Chromatographic separations of MassPREP enolase tryptic digest obtained with a Symmetry C18 trapping column and a CSH C18 analytical column in a typical trap-elute configuration (single-pump, forward elute, Figure 1A) are shown in Figure 4. In the example trap-elute separations, the analytical column was maintained at 30 °C, while the trapping column was heated at increasing temperatures of 30 °C, 45 °C, and 60 °C. Based on the peak widths of 5 enolase tryptic peptides, peak capacities were calculated for each scenario. A direct injection separation of this sample was found to yield a peak capacity (Pc,50% height) of 643. Meanwhile, these trap-elute separations yielded peak capacities of 322, 402, and 495, respectively. This observation indicates that phases with similar retentivity can indeed be optimized for use in both trapping and analytical columns. Maintaining the trapping column at a higher temperature than the analytical column reduces its retentivity, resulting in peptides eluting from the trap at a lower concentration of acetonitrile. Since the eluting peptides are delivered at lower percentage acetonitrile, the peptides are readily retained and focused on the analytical column. In turn, peak capacities more closely resembling direct injection can be achieved, while maintaining the advantages of trap-elute, such as being able to load and desalt large volumes of sample quickly.

Base peak intensity chromatograms from Nanoscale LC-MS of MassPREP Enolase Digest with Phosphopeptides Figure 4. Base peak intensity chromatograms from Nanoscale LC-MS of MassPREP Enolase Digest with Phosphopeptides. Single pump trap-elute fluidics along with a fixed analytical column temperature (30 °C) and trapping column temperatures ranging from 30 to 60 °C were employed. Separations were performed with an ACQUITY UPLC M-Class System, an ACQUITY UPLC M-Class Symmetry C18 Trap Column, and a 75 µm x 150 mm ACQUITY UPLC M-Class CSH C18 Column. Peak capacities (Pc,50% ) were calculated from the peak widths of T23, T6, T14, T45, and T27. A direct injection separation of the sample was found to produce a Pc,50% of 643.

Fine tuning analytical column temperatures and employing reverse elute

The ability to heat a Symmetry C18 trapping column up to 60 °C is clearly a useful asset to the development of high peak capacity peptide separations. Results displayed in Figure 4 demonstrate that the recoveries  of weakly retained hydrophilic peptides are only marginally affected. Comparing the operation of the  trapping column at 30 versus 60 °C, only 1 or 2 peptides were lost due to reduced trap retentivity. Moreover, stability testing of Symmetry C18 indicates that there is only a minor retentivity shift, corresponding to -0.05% ACN/day, due to incubation at 60 °C (Figure 5).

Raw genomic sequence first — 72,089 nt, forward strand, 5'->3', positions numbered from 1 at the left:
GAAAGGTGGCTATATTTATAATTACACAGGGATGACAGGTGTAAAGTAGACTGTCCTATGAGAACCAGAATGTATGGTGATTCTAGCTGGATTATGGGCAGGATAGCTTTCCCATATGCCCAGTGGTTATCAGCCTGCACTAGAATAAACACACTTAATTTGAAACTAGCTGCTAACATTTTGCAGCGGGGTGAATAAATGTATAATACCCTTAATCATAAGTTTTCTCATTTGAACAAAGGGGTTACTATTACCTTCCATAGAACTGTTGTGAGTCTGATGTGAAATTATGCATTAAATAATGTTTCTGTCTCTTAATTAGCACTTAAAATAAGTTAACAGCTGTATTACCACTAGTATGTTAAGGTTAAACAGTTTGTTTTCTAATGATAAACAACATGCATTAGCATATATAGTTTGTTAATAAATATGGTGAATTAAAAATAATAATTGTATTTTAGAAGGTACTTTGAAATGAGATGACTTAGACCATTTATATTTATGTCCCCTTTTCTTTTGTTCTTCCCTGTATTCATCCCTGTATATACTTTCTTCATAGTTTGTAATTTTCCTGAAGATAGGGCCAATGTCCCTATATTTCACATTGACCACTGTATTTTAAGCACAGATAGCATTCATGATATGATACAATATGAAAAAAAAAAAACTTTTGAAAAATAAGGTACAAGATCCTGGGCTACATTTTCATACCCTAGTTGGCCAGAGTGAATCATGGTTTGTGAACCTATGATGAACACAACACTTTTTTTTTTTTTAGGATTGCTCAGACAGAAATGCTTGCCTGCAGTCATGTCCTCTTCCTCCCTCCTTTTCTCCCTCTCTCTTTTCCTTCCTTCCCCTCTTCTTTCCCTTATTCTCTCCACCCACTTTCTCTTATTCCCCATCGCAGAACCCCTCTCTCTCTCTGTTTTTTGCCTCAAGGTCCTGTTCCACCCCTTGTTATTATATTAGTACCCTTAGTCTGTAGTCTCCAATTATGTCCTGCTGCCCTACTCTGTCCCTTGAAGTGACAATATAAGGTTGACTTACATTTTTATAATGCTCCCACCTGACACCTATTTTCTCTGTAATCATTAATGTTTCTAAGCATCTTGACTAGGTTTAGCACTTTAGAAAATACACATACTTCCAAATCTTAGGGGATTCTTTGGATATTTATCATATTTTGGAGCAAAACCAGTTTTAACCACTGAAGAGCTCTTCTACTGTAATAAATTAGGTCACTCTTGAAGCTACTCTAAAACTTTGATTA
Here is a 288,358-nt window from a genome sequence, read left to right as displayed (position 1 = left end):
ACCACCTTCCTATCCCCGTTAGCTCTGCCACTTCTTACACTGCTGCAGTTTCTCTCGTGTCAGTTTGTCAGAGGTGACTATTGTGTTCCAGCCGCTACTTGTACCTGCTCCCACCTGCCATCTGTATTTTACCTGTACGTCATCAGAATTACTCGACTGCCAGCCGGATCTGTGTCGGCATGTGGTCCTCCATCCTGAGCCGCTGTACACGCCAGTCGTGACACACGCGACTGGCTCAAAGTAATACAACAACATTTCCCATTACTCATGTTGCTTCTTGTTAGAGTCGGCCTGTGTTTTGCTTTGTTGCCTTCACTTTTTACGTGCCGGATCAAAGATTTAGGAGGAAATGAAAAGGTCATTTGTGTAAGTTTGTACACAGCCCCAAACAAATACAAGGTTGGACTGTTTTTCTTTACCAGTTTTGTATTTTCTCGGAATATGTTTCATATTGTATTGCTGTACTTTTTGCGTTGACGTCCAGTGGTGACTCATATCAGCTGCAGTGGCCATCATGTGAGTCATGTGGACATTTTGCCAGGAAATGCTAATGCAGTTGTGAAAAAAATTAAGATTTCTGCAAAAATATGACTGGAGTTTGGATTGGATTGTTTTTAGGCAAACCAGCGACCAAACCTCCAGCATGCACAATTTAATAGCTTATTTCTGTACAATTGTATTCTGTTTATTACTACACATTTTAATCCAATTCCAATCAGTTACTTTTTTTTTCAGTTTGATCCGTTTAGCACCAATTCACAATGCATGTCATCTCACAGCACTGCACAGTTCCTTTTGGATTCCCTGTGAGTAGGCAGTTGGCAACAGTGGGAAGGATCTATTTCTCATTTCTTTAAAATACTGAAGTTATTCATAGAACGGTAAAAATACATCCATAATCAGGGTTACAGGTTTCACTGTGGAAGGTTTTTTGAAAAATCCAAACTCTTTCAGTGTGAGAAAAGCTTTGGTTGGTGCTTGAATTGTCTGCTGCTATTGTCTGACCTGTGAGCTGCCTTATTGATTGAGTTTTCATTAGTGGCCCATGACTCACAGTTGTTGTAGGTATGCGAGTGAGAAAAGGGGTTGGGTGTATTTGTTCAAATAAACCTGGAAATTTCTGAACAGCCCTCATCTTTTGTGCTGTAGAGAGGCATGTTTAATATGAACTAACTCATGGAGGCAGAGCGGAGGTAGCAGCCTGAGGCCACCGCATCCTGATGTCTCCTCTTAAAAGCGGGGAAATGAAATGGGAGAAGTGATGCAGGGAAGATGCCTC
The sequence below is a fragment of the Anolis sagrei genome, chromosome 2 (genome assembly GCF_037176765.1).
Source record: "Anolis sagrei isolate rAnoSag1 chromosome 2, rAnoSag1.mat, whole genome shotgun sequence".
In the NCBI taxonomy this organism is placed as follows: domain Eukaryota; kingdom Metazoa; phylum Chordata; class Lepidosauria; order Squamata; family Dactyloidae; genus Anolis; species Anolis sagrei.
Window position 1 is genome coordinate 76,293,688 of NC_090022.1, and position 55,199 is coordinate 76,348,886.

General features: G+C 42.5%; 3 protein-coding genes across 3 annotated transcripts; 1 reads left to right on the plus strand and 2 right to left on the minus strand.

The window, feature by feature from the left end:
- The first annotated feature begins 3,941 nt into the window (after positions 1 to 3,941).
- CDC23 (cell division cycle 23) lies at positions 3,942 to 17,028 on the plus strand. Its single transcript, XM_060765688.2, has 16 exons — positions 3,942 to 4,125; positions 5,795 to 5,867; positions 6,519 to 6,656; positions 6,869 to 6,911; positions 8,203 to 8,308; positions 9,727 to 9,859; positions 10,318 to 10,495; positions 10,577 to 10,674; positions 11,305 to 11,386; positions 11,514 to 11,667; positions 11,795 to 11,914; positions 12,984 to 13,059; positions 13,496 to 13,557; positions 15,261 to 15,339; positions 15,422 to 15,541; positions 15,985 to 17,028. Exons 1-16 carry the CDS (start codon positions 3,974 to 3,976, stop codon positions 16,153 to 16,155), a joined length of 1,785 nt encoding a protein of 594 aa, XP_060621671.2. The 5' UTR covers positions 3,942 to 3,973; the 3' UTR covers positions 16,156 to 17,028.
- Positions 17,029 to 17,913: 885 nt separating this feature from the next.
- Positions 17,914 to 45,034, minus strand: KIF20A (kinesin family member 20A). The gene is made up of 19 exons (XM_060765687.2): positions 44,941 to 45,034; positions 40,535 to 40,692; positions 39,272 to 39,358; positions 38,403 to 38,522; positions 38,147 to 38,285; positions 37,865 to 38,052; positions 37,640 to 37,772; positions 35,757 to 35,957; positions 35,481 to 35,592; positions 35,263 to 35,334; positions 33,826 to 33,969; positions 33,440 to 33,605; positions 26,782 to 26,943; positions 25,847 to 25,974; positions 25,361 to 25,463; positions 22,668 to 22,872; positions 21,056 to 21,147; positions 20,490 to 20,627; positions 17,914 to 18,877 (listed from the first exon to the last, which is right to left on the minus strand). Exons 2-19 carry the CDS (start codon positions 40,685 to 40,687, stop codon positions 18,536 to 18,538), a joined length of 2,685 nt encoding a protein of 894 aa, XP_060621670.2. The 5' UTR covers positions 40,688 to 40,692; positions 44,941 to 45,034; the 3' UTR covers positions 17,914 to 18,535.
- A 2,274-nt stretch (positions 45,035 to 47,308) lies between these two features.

Temperature stability of Symmetry C18 Figure 5. Temperature stability of Symmetry C18. Separations of the Peptide Retention Standard performed at 60 °C with an ACQUITY UPLC H-Class Bio System, 2.1 x 50 mm column packed with Symmetry C18, 3.5 µm and mobile phases modified with 0.1% formic acid. (A) Every 5th separation is displayed in the form of summed extracted ion chromatograms for the 4 peptides of the mixture. (B) A plot of retention time versus run and corresponding linear fits. An estimation of retention loss per day is provided.

Having established the value and feasibility of operating a Symmetry C18 trapping column at 60 °C, it was important to optimize the temperature for best resolution of peptides from the CSH C18 analytical column. As before, peak capacities were measured based on the separation of an enolase digest using a single-pump, forward elute configuration. Unlike before, the trapping column was held at 60 °C, while the CSH C18 analytical column was subjected to increasing temperatures, from 30 to 60 °C. Peak capacities measured for these varying temperature settings are provided in Figure 6 (blue bars). The trend in the data indicates that a 60 °C Symmetry C18 trapping column pairs effectively with a CSH C18 analytical column operating between 30 and 40 °C. Despite this optimization though, the peak capacities obtainable with a single-pump, forward elute  trap-elute configuration remain less than those possible by direct injection.